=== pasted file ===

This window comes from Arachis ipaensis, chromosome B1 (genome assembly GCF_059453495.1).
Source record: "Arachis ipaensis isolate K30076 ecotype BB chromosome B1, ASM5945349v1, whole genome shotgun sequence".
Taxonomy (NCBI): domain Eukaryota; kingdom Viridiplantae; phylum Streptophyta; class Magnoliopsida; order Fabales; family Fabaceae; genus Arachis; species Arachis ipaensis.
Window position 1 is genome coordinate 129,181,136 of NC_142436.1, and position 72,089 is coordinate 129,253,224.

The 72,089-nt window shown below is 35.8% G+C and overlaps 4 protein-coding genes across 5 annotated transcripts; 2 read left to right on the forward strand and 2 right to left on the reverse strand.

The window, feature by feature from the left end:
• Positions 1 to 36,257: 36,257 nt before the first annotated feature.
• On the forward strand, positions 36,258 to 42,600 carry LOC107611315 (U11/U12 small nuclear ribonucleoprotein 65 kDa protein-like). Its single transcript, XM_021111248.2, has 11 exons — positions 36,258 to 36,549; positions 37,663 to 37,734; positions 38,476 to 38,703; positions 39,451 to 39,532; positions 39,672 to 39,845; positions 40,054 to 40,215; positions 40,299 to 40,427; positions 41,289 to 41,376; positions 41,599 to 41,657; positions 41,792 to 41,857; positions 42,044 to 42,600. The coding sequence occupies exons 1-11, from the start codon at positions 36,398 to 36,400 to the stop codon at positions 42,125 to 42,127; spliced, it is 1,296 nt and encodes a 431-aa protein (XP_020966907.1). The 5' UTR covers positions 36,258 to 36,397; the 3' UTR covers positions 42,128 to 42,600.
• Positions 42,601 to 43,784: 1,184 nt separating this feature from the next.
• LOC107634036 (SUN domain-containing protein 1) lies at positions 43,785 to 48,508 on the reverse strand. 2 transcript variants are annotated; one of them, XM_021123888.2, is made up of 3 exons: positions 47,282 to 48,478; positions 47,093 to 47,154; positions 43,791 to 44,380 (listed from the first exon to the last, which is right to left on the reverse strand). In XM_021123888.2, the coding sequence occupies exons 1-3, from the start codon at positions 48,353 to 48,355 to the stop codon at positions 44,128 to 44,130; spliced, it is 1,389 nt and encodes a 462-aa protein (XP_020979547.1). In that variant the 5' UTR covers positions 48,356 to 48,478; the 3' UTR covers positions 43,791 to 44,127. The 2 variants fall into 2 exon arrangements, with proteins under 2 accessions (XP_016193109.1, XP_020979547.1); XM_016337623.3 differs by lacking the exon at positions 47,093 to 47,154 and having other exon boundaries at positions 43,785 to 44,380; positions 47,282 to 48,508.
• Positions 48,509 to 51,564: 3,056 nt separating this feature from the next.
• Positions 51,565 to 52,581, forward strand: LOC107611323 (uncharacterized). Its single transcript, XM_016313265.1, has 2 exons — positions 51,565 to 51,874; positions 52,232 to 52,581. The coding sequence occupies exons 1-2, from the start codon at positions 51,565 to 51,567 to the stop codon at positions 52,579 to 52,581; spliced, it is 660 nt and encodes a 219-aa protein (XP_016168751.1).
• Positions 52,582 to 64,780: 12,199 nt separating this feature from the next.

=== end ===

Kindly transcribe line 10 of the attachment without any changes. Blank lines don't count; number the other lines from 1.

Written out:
• LOC107634036 (SUN domain-containing protein 1) lies at positions 43,785 to 48,508 on the reverse strand. 2 transcript variants are annotated; one of them, XM_021123888.2, is made up of 3 exons: positions 47,282 to 48,478; positions 47,093 to 47,154; positions 43,791 to 44,380 (listed from the first exon to the last, which is right to left on the reverse strand). In XM_021123888.2, the coding sequence occupies exons 1-3, from the start codon at positions 48,353 to 48,355 to the stop codon at positions 44,128 to 44,130; spliced, it is 1,389 nt and encodes a 462-aa protein (XP_020979547.1). In that variant the 5' UTR covers positions 48,356 to 48,478; the 3' UTR covers positions 43,791 to 44,127. The 2 variants fall into 2 exon arrangements, with proteins under 2 accessions (XP_016193109.1, XP_020979547.1); XM_016337623.3 differs by lacking the exon at positions 47,093 to 47,154 and having other exon boundaries at positions 43,785 to 44,380; positions 47,282 to 48,508.